Kamehameha Schools Host Hawaiian Celebration - Hawaii News Now - KGMB and KHNL

Kamehameha Schools Host Hawaiian Celebration

Uli'i Castor Uli'i Castor
Haunani Ho Haunani Ho
Kalei Ho Kalei Ho

By Leland Kim

KAPALAMA (KHNL) -- One of the biggest parties of the year took place at the Kamehameha Schools' Kapalama campus.  The reason?  The annual Ho'olaule'a, of course.

Kamehameha Schools dancers got the party off to a rockin' start.   They entertained thousands at the school's Ho'olaule'a celebration.

"It brings everybody together as an ohana and that's what we're all about in Hawaii," said Uli'i Castor, a longtime supporter of Kamehameha Schools.  "And with Kamehameha Schools and being here for the whole day, you meet your family, friends, and make new friends that are from elsewhere"

Beautiful lei and other goods were on sale.

And it wouldn't be a celebration without good food and there's plenty of that here.  Mouth-watering burgers, as well as delectable treats from Moloka'i.

"We're selling lilikoi jelly, lilikoi butter, Molokai's own bread, Molokai's own sweet potatoes, squid," said Sybil Lopez, a Molokai resident who came to be a part of the Ho'olaule'a.  "We got pickeled ogo, and regular fresh oho. so come on down to Kamehameha Schools' Ho'olaule'a and come and buy Molokai's own.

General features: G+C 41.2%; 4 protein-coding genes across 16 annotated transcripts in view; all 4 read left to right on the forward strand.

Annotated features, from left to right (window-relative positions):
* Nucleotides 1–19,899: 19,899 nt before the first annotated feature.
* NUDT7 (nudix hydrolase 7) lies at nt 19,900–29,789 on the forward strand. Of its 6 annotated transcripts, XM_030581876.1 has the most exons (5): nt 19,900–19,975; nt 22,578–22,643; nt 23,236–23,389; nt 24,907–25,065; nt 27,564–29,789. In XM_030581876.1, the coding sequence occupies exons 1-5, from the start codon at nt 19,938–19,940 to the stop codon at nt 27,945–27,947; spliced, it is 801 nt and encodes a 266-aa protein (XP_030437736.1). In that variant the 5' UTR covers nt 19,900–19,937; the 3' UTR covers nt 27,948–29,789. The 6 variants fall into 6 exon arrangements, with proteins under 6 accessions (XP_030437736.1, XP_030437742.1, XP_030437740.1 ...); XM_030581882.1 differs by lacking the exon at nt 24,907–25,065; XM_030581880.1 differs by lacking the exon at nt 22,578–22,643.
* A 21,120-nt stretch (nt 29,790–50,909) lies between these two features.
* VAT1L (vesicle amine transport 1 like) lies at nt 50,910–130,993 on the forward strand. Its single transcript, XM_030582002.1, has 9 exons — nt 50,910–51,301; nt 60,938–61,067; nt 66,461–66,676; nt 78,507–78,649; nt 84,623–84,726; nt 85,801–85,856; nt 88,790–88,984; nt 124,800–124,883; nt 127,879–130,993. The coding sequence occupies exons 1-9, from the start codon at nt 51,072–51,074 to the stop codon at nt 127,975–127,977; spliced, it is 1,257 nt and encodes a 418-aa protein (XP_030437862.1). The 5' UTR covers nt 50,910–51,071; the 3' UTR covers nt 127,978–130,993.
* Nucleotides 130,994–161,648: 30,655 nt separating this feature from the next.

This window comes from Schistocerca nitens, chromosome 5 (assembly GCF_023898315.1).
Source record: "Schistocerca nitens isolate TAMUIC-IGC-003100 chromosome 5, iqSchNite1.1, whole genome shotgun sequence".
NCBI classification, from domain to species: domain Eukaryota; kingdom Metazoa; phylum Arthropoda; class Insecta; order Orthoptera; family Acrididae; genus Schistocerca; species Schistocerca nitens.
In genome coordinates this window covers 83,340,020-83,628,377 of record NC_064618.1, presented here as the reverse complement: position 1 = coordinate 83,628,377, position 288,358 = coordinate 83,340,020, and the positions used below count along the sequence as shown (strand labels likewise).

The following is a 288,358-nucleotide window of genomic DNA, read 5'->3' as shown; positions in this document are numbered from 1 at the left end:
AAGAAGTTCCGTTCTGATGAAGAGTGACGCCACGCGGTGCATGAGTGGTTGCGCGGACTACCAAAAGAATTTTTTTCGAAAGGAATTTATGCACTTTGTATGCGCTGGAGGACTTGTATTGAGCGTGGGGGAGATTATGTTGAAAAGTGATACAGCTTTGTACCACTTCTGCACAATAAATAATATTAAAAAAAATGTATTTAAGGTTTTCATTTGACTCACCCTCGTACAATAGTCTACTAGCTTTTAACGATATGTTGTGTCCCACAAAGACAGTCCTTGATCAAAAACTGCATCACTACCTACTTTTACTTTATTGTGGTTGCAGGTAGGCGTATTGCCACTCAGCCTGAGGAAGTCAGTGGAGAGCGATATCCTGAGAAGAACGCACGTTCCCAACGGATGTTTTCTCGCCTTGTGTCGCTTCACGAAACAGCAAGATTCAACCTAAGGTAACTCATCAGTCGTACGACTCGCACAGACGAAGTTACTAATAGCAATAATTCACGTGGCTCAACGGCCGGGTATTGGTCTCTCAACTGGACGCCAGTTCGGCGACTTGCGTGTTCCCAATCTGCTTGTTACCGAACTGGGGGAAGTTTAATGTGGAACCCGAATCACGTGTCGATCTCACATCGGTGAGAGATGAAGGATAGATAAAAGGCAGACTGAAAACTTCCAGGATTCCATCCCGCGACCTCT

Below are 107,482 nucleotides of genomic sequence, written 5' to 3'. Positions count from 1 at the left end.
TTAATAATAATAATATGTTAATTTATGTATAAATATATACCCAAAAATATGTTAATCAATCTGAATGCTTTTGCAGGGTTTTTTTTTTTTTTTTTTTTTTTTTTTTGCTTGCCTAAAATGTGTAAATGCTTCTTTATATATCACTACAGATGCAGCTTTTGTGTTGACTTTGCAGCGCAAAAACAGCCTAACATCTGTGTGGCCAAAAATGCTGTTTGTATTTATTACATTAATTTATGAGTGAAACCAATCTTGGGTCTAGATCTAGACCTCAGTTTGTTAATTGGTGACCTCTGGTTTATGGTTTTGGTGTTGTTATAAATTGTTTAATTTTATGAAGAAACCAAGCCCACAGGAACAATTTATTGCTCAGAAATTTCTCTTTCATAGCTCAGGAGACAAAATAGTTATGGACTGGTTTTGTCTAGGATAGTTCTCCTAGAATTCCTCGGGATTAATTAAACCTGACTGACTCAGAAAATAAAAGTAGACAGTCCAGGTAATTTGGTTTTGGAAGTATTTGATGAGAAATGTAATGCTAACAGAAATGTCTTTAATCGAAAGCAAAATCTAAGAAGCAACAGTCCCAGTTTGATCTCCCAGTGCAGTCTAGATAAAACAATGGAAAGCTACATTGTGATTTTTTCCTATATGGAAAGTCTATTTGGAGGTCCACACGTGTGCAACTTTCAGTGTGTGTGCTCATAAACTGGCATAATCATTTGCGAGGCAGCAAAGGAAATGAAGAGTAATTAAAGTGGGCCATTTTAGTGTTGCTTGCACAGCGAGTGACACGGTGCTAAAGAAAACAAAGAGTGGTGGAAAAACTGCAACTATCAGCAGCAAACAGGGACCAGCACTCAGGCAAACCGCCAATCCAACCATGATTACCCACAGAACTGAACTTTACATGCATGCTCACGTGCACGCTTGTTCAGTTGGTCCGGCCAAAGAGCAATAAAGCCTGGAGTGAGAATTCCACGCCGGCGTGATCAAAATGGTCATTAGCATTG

Besides eating good food and having fun, attendees say it's a chance to honor Hawaiian culture.

"Without the culture and the language and the music, it wouldn't be Hawaii," said Haunani Ho, a Kamehameha alumnae, who graduated in 1976.

Haunani's son Kalei is a second-generation Kamehameha student.

"What do you enjoy most about being at Kamehameha?" asked Leland Kim.

After a thoughtful pause, eight-year-old Kalei said, "Recess."

Well Kalei still has time to find a subject he likes, and Kamehahema Schools' vast resources help put him on a path to success.

"And that is really important because it helps our children excel when they go to college and that's what funds are for," said Castor.

The theme of this year's Ho'olaule'a is "E  Malama Kekahi I Kekahi," which means "caring for one another."

"And I think it helps with our kids, shows our kids what ohana is all about, teaching them that," said Castor.

Organizers say the Ho'olaule'a is a reminder of Ke Ali'i Pauahi's love for her people and our need to continue caring for each other and our world.

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